Around 1993, he spoke at the University of Missouri to a packed house in Jesse Auditorium. Not the podium type, I suppose, he was a lone, suited figure slouched back in a chair in the middle of the stage, who, in spite of his hour-long discourse on basically everything, pontificated on only three issues I remember to this day: 1. Drugs should be legalized but the death penalty should be given to adults who give them to children. 2. In response to the question "do you like Rush Limbaugh?" he told an anecdote that likened his admiration to that of a secret admiration for General Franco--a private opinion it is only safe to whisper to a drinking partner after leaving the bar for some quiet streamside sandbar. 3. "Ethos"--a single word he uttered in closing his talk--is his solution for the various moral crises he perceived as troubling the nation.

During his lecture, I was surprised at the extent of the crowd's rapt adulation for a seventy year old man whose relation to the world seemed to be like mine as a tenth grader--the know-it-all back of the class underachiever whose seated body never found a posture it didn't like, so long as it was more obtuse than about 120 degrees.

Although I only dimly perceived the brutality of most of his opinions then, his affectations of posture, accent, gesture, and vocabulary struck me as elitist, and his ideas as irrelevant thought experiments. Furthermore, his statement that "ethos" was the solution for the nation's problems seemed an evasion in an area where someone of his self-pronounced expertise would have much more to say.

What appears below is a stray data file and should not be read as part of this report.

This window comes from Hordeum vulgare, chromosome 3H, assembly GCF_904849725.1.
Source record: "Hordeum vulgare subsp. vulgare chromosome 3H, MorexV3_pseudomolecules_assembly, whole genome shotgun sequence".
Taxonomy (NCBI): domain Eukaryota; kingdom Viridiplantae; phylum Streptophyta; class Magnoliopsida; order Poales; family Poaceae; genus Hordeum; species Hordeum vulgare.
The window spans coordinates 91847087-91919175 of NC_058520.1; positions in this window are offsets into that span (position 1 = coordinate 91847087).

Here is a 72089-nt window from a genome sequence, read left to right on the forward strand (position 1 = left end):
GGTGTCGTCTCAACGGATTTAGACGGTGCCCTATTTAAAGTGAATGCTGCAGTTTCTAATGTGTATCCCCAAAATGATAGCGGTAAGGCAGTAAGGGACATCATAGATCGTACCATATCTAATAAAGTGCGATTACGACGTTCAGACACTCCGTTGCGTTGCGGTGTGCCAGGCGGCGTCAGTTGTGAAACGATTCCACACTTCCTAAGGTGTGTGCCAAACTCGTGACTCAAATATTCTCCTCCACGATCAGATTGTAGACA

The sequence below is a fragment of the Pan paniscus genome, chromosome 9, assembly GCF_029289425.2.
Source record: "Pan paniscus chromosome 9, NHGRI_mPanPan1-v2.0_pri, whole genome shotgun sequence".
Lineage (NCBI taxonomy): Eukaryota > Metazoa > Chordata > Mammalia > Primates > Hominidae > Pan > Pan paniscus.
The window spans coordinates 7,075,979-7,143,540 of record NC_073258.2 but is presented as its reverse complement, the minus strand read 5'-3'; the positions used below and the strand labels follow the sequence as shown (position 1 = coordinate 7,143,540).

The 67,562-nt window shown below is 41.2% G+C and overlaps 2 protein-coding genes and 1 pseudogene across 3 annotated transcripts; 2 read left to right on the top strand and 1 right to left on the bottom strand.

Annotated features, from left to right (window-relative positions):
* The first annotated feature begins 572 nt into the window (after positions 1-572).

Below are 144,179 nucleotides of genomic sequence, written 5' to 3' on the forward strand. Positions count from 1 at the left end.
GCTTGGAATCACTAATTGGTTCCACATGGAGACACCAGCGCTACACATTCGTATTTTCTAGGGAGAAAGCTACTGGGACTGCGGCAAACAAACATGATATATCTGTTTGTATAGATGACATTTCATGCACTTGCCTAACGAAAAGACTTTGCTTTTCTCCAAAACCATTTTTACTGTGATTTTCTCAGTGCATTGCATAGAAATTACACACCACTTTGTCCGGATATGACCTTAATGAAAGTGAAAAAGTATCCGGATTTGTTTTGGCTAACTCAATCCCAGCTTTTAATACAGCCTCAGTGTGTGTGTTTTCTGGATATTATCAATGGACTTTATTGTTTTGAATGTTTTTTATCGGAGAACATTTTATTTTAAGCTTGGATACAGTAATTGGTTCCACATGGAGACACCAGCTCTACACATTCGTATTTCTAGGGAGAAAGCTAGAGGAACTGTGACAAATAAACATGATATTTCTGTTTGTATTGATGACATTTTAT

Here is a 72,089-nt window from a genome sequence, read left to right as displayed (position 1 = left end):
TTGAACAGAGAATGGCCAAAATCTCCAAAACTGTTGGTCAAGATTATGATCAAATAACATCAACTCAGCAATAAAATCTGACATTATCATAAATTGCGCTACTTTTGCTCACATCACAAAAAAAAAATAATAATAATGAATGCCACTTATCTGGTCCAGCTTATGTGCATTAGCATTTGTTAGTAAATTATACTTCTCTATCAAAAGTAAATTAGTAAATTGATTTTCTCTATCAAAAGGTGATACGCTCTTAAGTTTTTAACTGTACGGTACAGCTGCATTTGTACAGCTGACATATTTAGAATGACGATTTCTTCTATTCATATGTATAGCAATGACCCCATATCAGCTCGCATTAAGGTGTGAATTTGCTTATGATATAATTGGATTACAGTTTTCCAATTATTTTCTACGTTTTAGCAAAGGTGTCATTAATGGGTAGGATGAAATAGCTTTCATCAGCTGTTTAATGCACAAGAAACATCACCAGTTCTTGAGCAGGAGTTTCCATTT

This response, alluding as it did to Aristotle, strikes me now as a way of thinking and engaging with the world which needs to be abandoned: The reiteration of old abstractions, copped out of the pages of "western civilization" as if their ability to set things aright, through recitation, were a manifest divine power. Like an animistic religion that attributes divine, world ordering powers to certain plants and animals, Buckley's conservatism seemed to worship a bunch of old books and other europhiliac cultural accouterments in belief that they held the same power.